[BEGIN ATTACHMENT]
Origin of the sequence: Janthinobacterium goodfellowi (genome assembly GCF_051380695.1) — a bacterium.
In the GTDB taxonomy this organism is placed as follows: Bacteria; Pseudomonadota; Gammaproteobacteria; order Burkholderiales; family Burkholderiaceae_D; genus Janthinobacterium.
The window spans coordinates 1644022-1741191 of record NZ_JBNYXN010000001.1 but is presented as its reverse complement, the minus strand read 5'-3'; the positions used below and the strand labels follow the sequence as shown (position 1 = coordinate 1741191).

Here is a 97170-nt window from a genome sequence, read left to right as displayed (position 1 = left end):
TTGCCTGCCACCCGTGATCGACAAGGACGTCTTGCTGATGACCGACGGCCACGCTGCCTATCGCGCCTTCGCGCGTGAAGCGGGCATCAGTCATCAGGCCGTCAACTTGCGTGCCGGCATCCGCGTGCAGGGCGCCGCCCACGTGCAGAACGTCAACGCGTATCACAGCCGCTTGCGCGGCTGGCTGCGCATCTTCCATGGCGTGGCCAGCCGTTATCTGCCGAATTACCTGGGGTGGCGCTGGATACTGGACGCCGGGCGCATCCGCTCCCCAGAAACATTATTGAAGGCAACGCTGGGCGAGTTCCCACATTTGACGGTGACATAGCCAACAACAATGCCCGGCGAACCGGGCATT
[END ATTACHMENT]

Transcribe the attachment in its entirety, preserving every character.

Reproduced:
Origin of the sequence: Janthinobacterium goodfellowi (genome assembly GCF_051380695.1) — a bacterium.
In the GTDB taxonomy this organism is placed as follows: Bacteria; Pseudomonadota; Gammaproteobacteria; order Burkholderiales; family Burkholderiaceae_D; genus Janthinobacterium.
The window spans coordinates 1644022-1741191 of record NZ_JBNYXN010000001.1 but is presented as its reverse complement, the minus strand read 5'-3'; the positions used below and the strand labels follow the sequence as shown (position 1 = coordinate 1741191).

Here is a 97170-nt window from a genome sequence, read left to right as displayed (position 1 = left end):
TTGCCTGCCACCCGTGATCGACAAGGACGTCTTGCTGATGACCGACGGCCACGCTGCCTATCGCGCCTTCGCGCGTGAAGCGGGCATCAGTCATCAGGCCGTCAACTTGCGTGCCGGCATCCGCGTGCAGGGCGCCGCCCACGTGCAGAACGTCAACGCGTATCACAGCCGCTTGCGCGGCTGGCTGCGCATCTTCCATGGCGTGGCCAGCCGTTATCTGCCGAATTACCTGGGGTGGCGCTGGATACTGGACGCCGGGCGCATCCGCTCCCCAGAAACATTATTGAAGGCAACGCTGGGCGAGTTCCCACATTTGACGGTGACATAGCCAACAACAATGCCCGGCGAACCGGGCATT